“You put in a dollar, you get a second dollar out,” said Dylan Menter, founder and chief executive of Bear Balanced. “The further we are away from that, the less I’m going to spend on those campaigns.”

The Right Content

Newer brands are easing their way into buying ads on social media, which they are using to punctuate their pre-existing brand-building tactics.

When Dibs Beauty launched in 2021, it was mostly posting videos on its social pages of the brand’s co-founder and other content creators using items like its double-ended blush and bronzer sticks and face and body highlighters. Last September, the 2-year-old cosmetics seller started placing ads on Instagram to increase sales on its site.

The company repurposed the videos on its page as campaigns, spending as little as $10,000 a month, and saw a sales bump. That monthly budget has increased to more than $100,000, which also accounts for other social media platforms like TikTok, YouTube and ads on Google. Dibs Beauty anticipates it can triple sales this year as its social media advertising budget grows.

“We’ve been pretty conservative in terms of how we begin to scale our [paid ad] program,” said Mindy Luong, vice president of digital at Dibs Beauty. “It is cost-efficient for us to lean into content that is already created in the marketplace.”

In the last six months, more brands have used social media management platform Dash Hudson’s entertainment score, which measures engagement and how long people spend watching a brands’ videos, to decide which content to use as paid ads on Instagram and TikTok, said Kate Kenner Archibald, chief marketing officer at Dash Hudson.

“The right content in the right space matters more than ever,” Archibald said. “The better content you have, the better it is going to drive people down the funnel.”

Refining the Mix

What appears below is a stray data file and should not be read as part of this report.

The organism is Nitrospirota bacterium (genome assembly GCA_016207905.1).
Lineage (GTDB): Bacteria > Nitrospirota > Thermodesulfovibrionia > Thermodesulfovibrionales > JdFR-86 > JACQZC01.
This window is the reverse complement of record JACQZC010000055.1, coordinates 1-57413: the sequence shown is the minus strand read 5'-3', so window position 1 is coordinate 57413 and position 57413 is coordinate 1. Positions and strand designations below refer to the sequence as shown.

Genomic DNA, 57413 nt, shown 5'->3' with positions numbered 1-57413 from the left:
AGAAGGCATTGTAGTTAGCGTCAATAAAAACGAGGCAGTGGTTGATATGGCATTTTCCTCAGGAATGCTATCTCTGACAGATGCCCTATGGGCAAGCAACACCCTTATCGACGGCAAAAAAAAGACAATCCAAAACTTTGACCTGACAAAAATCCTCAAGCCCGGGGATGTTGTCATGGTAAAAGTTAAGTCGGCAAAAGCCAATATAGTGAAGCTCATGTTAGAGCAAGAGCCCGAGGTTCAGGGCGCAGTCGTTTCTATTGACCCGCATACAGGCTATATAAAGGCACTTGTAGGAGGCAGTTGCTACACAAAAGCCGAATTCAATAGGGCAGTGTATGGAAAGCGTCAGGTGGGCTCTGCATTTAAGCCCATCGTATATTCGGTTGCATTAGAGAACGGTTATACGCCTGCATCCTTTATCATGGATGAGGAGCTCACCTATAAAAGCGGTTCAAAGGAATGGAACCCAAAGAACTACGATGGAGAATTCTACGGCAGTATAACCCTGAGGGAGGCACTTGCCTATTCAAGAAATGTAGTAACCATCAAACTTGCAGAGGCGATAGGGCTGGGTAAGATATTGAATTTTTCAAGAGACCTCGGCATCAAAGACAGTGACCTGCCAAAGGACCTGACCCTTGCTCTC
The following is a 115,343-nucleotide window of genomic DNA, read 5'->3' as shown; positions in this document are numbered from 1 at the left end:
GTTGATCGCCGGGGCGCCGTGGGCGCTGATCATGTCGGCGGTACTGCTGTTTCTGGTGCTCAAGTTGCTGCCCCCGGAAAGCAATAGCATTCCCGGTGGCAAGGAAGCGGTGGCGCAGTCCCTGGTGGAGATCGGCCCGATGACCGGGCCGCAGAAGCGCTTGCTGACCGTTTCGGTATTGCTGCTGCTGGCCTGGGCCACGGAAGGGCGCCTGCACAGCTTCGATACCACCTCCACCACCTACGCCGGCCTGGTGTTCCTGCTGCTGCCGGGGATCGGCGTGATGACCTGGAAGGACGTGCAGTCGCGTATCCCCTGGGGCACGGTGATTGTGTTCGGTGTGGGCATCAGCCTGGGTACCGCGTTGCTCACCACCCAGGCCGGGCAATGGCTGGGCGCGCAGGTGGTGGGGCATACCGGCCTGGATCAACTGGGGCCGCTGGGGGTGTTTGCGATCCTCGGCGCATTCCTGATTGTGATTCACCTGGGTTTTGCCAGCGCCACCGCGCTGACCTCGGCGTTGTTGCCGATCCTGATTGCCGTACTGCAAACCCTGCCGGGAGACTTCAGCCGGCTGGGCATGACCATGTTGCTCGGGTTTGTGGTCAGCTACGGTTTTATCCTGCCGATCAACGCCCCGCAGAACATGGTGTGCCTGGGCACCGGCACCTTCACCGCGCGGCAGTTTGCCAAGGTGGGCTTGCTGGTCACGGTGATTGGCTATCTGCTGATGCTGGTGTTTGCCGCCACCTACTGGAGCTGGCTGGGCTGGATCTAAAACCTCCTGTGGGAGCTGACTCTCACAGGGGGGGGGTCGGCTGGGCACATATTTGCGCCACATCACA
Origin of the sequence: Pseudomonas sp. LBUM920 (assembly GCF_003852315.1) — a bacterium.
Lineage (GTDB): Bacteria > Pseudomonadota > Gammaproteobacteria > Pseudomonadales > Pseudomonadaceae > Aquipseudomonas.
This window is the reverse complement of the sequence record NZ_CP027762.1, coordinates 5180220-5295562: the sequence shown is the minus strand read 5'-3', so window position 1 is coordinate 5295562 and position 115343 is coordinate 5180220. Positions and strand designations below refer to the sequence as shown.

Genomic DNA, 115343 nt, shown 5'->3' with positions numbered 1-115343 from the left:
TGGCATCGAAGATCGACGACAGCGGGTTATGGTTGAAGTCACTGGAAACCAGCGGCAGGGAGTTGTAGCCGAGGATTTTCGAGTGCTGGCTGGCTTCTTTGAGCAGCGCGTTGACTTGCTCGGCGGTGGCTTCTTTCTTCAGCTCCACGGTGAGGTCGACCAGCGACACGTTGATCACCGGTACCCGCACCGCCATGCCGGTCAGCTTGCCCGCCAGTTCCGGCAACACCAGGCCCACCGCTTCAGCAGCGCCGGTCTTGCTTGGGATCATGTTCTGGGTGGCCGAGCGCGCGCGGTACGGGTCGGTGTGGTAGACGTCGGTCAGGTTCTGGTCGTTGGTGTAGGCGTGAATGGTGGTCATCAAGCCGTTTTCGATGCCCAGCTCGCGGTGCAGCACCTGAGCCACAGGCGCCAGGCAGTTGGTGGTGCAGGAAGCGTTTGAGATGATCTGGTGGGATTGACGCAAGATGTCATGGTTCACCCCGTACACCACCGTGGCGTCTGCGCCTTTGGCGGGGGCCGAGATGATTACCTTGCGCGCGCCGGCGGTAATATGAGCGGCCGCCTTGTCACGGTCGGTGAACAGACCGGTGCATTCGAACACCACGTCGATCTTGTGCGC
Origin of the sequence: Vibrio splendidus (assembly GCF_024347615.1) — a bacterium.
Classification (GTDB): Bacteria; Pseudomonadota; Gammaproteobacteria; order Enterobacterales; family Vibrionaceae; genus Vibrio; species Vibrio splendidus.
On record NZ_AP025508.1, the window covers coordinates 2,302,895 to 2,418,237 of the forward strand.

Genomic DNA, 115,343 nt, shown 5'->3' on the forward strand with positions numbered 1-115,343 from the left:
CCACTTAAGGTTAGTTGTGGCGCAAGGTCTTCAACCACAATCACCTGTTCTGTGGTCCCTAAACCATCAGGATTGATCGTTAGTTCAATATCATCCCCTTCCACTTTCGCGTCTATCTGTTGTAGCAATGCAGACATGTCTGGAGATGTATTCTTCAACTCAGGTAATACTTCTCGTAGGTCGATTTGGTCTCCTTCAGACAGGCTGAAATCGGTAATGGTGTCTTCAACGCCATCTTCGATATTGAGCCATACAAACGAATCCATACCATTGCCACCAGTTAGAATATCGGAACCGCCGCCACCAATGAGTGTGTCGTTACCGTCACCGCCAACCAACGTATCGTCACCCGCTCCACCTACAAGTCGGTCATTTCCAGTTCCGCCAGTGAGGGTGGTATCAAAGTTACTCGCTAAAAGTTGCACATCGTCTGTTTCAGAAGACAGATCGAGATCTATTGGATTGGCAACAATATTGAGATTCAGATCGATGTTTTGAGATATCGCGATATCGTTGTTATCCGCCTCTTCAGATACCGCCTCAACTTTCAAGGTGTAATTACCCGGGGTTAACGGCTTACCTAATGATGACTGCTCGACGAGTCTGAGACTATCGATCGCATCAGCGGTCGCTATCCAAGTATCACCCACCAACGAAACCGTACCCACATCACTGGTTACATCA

Brands have become exact in how they identify the right moment to raise their social media marketing budgets, often doing so when they know they can drive higher revenue.

Skin care brand Loops, which sells hydrogel masks, will spend as much as seven times more on paid ads when launching a new product.

Prior to launch, the brand will send out email ads to prospective customers to sign-up for the new product. The day the product is unveiled, the brand will target ads at people on social media who signed up for events, offers and launches through email, along with the audiences of its celebrity creative director, actor Camila Mendes, its retail partners like Ulta and Target, and content creators, who are also promoting the new item. If the brand breaks even on the orders from those ads, it will increase spending to push out more ads in the following days.

“We know who’s promoting it and who’s talking about it,” said Meg Bedford, Loops’ chief executive. “It always behoves us to have partners to help amplify the message and kind of make the conversation bigger.”

Loops’ approach also proves that brands’ paid ads work best when coupled with other marketing channels.

Glamnetic, which offers magnetic eyelashes and press-on nails, counts on its email and text message marketing, loyal fans congregating on Facebook groups and distribution at retail partners, including Ulta and Sephora, to establish brand awareness. That awareness increases the likelihood that a person who is exposed to the brand’s campaigns on social media will click through and spend enough money for the brand to earn a profit from that order.

“All of those things have to work,” said Kevin Gould, founder and CEO of holding and operating company Kombo Ventures and co-owner of Glamnetic. “If you’re missing one, that one piece can make the whole performance funnel not work.”